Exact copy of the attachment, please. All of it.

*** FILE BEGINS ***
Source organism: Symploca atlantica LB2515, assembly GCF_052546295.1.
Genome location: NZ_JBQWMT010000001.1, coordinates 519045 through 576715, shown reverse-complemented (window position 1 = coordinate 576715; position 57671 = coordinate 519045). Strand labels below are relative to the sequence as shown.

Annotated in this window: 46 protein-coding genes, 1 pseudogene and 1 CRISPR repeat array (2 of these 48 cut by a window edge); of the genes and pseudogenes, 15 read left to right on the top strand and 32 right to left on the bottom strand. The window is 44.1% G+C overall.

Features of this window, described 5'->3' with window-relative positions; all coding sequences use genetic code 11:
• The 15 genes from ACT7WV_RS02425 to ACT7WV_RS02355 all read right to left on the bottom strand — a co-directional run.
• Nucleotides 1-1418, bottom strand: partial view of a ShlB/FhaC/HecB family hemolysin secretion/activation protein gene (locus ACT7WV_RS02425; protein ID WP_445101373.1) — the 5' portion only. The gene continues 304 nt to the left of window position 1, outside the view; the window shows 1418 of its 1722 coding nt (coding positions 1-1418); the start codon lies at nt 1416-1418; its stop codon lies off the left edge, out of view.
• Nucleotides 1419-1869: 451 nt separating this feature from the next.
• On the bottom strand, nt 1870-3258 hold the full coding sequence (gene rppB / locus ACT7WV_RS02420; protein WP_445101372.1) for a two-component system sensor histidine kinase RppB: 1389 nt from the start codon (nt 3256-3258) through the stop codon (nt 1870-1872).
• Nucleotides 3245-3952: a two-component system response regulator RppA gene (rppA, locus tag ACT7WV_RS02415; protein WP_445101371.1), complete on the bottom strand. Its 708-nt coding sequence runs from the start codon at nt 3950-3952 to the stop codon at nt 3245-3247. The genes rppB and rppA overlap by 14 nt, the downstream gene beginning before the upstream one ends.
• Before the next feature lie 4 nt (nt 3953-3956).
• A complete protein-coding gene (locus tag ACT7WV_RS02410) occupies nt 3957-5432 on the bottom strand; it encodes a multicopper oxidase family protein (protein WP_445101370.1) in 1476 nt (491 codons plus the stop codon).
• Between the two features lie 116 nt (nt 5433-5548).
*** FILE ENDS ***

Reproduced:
Source organism: Symploca atlantica LB2515, assembly GCF_052546295.1.
Genome location: NZ_JBQWMT010000001.1, coordinates 519045 through 576715, shown reverse-complemented (window position 1 = coordinate 576715; position 57671 = coordinate 519045). Strand labels below are relative to the sequence as shown.

Annotated in this window: 46 protein-coding genes, 1 pseudogene and 1 CRISPR repeat array (2 of these 48 cut by a window edge); of the genes and pseudogenes, 15 read left to right on the top strand and 32 right to left on the bottom strand. The window is 44.1% G+C overall.

Features of this window, described 5'->3' with window-relative positions; all coding sequences use genetic code 11:
• The 15 genes from ACT7WV_RS02425 to ACT7WV_RS02355 all read right to left on the bottom strand — a co-directional run.
• Nucleotides 1-1418, bottom strand: partial view of a ShlB/FhaC/HecB family hemolysin secretion/activation protein gene (locus ACT7WV_RS02425; protein ID WP_445101373.1) — the 5' portion only. The gene continues 304 nt to the left of window position 1, outside the view; the window shows 1418 of its 1722 coding nt (coding positions 1-1418); the start codon lies at nt 1416-1418; its stop codon lies off the left edge, out of view.
• Nucleotides 1419-1869: 451 nt separating this feature from the next.
• On the bottom strand, nt 1870-3258 hold the full coding sequence (gene rppB / locus ACT7WV_RS02420; protein WP_445101372.1) for a two-component system sensor histidine kinase RppB: 1389 nt from the start codon (nt 3256-3258) through the stop codon (nt 1870-1872).
• Nucleotides 3245-3952: a two-component system response regulator RppA gene (rppA, locus tag ACT7WV_RS02415; protein WP_445101371.1), complete on the bottom strand. Its 708-nt coding sequence runs from the start codon at nt 3950-3952 to the stop codon at nt 3245-3247. The genes rppB and rppA overlap by 14 nt, the downstream gene beginning before the upstream one ends.
• Before the next feature lie 4 nt (nt 3953-3956).
• A complete protein-coding gene (locus tag ACT7WV_RS02410) occupies nt 3957-5432 on the bottom strand; it encodes a multicopper oxidase family protein (protein WP_445101370.1) in 1476 nt (491 codons plus the stop codon).
• Between the two features lie 116 nt (nt 5433-5548).